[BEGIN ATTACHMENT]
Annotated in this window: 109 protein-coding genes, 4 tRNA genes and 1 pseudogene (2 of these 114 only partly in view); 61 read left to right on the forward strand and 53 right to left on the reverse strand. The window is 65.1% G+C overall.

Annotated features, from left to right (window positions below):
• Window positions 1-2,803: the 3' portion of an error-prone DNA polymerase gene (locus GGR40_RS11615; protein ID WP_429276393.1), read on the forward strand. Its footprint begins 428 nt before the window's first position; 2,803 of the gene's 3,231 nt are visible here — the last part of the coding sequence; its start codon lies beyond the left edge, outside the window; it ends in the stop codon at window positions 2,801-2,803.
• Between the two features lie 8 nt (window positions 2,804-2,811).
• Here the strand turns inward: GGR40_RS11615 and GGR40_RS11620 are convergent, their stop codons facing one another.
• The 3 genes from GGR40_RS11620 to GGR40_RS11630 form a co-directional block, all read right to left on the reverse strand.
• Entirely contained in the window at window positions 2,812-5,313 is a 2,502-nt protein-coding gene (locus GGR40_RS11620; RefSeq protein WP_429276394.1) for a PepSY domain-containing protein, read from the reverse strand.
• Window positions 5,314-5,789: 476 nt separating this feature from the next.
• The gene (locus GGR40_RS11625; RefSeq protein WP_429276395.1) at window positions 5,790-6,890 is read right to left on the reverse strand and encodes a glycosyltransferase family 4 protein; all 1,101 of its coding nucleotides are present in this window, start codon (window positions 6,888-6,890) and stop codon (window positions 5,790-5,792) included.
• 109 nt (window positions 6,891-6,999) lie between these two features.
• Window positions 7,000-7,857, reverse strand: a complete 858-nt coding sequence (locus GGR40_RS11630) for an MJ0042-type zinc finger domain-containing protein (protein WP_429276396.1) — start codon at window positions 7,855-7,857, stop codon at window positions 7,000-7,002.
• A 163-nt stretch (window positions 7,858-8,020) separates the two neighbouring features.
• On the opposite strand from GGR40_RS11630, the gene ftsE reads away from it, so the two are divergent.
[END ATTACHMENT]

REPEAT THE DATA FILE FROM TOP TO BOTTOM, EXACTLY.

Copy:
Annotated in this window: 109 protein-coding genes, 4 tRNA genes and 1 pseudogene (2 of these 114 only partly in view); 61 read left to right on the forward strand and 53 right to left on the reverse strand. The window is 65.1% G+C overall.

Annotated features, from left to right (window positions below):
• Window positions 1-2,803: the 3' portion of an error-prone DNA polymerase gene (locus GGR40_RS11615; protein ID WP_429276393.1), read on the forward strand. Its footprint begins 428 nt before the window's first position; 2,803 of the gene's 3,231 nt are visible here — the last part of the coding sequence; its start codon lies beyond the left edge, outside the window; it ends in the stop codon at window positions 2,801-2,803.
• Between the two features lie 8 nt (window positions 2,804-2,811).
• Here the strand turns inward: GGR40_RS11615 and GGR40_RS11620 are convergent, their stop codons facing one another.
• The 3 genes from GGR40_RS11620 to GGR40_RS11630 form a co-directional block, all read right to left on the reverse strand.
• Entirely contained in the window at window positions 2,812-5,313 is a 2,502-nt protein-coding gene (locus GGR40_RS11620; RefSeq protein WP_429276394.1) for a PepSY domain-containing protein, read from the reverse strand.
• Window positions 5,314-5,789: 476 nt separating this feature from the next.
• The gene (locus GGR40_RS11625; RefSeq protein WP_429276395.1) at window positions 5,790-6,890 is read right to left on the reverse strand and encodes a glycosyltransferase family 4 protein; all 1,101 of its coding nucleotides are present in this window, start codon (window positions 6,888-6,890) and stop codon (window positions 5,790-5,792) included.
• 109 nt (window positions 6,891-6,999) lie between these two features.
• Window positions 7,000-7,857, reverse strand: a complete 858-nt coding sequence (locus GGR40_RS11630) for an MJ0042-type zinc finger domain-containing protein (protein WP_429276396.1) — start codon at window positions 7,855-7,857, stop codon at window positions 7,000-7,002.
• A 163-nt stretch (window positions 7,858-8,020) separates the two neighbouring features.
• On the opposite strand from GGR40_RS11630, the gene ftsE reads away from it, so the two are divergent.